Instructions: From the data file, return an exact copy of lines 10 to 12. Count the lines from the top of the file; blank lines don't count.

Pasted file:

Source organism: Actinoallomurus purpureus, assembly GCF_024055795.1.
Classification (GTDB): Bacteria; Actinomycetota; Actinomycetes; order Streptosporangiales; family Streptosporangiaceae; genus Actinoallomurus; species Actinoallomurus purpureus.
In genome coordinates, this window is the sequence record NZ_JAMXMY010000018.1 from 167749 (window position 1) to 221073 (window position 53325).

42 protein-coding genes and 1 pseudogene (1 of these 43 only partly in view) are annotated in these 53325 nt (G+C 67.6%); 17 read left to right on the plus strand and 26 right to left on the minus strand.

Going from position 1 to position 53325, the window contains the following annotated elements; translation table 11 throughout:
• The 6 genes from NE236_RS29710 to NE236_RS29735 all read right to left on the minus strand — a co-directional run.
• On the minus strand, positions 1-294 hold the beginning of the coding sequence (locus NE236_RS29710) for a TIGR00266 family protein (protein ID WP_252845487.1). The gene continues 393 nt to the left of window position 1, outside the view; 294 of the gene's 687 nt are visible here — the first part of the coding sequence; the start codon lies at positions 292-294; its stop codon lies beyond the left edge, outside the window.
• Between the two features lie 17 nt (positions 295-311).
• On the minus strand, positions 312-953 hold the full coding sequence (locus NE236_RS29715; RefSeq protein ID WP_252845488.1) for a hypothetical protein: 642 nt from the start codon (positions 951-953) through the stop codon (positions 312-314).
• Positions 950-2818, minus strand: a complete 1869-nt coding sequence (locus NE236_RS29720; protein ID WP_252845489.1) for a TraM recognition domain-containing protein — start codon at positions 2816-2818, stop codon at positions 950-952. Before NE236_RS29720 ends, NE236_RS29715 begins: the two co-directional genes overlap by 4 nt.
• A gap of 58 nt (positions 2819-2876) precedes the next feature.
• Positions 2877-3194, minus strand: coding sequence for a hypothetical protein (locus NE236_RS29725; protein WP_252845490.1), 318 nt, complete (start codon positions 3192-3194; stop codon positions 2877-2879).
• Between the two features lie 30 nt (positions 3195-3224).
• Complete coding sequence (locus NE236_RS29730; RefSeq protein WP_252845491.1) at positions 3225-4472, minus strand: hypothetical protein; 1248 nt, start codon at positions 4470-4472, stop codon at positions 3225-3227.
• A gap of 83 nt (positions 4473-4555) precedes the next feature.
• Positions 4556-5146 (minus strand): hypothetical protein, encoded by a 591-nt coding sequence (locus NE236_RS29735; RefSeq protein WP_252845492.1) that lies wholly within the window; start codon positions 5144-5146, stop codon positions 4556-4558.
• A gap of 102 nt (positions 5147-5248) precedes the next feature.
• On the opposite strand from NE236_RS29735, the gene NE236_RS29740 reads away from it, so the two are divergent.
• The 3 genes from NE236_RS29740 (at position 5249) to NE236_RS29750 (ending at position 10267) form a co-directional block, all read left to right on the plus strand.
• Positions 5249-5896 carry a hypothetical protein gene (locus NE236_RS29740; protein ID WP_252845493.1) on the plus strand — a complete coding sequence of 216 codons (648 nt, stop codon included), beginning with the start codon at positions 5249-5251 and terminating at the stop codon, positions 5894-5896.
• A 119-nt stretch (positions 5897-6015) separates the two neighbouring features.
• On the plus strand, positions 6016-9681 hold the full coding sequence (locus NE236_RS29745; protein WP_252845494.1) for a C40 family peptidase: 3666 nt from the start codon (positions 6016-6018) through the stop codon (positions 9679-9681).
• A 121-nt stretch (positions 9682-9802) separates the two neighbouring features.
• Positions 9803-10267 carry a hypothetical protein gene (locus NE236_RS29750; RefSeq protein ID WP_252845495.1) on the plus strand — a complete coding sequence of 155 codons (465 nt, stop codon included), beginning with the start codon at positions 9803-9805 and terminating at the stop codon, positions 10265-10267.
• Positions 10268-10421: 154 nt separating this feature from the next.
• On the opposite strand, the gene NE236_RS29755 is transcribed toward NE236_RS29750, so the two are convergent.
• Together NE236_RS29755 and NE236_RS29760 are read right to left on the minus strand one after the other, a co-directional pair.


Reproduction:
• Positions 950-2818, minus strand: a complete 1869-nt coding sequence (locus NE236_RS29720; protein ID WP_252845489.1) for a TraM recognition domain-containing protein — start codon at positions 2816-2818, stop codon at positions 950-952. Before NE236_RS29720 ends, NE236_RS29715 begins: the two co-directional genes overlap by 4 nt.
• A gap of 58 nt (positions 2819-2876) precedes the next feature.
• Positions 2877-3194, minus strand: coding sequence for a hypothetical protein (locus NE236_RS29725; protein WP_252845490.1), 318 nt, complete (start codon positions 3192-3194; stop codon positions 2877-2879).